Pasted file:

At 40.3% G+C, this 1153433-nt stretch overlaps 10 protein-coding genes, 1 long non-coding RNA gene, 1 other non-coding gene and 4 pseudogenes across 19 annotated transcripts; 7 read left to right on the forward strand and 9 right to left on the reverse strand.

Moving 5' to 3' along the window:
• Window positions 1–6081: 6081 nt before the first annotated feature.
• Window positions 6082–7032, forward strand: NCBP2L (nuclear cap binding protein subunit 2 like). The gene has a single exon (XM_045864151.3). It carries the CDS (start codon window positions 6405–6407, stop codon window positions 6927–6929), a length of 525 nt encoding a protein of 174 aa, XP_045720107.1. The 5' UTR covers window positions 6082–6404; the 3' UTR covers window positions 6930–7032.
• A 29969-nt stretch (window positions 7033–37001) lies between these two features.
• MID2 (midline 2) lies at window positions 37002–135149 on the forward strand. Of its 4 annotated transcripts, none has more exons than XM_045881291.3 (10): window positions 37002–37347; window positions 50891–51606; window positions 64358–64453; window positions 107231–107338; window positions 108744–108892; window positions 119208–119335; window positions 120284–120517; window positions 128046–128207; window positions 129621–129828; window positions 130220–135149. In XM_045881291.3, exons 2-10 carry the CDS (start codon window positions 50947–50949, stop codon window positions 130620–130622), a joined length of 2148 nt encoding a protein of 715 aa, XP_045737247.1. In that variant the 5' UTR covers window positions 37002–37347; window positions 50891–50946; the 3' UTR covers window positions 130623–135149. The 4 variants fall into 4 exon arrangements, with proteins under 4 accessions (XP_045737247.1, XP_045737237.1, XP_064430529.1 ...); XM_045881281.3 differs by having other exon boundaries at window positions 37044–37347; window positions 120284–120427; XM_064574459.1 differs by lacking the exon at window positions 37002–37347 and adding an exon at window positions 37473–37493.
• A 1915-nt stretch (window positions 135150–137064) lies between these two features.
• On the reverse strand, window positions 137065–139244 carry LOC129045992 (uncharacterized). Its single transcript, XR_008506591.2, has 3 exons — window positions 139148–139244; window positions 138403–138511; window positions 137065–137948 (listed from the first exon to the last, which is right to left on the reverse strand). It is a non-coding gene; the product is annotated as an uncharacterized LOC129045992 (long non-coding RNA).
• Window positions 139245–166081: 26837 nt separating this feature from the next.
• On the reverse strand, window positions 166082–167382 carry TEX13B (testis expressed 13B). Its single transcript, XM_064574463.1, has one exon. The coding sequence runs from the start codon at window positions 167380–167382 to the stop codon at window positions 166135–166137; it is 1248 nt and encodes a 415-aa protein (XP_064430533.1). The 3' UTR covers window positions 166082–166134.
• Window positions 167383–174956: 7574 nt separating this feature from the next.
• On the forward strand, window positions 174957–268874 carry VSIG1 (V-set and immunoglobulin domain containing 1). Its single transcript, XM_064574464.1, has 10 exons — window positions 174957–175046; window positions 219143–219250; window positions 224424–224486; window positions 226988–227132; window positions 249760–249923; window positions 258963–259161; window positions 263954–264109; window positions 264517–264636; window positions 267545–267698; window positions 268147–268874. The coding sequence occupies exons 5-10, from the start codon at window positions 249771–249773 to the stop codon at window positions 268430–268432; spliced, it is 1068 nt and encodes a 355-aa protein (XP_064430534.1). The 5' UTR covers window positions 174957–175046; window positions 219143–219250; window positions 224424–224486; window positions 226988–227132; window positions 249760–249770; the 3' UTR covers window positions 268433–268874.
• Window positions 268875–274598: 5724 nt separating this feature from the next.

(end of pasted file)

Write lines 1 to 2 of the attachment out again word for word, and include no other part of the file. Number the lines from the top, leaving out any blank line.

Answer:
At 40.3% G+C, this 1153433-nt stretch overlaps 10 protein-coding genes, 1 long non-coding RNA gene, 1 other non-coding gene and 4 pseudogenes across 19 annotated transcripts; 7 read left to right on the forward strand and 9 right to left on the reverse strand.

Moving 5' to 3' along the window: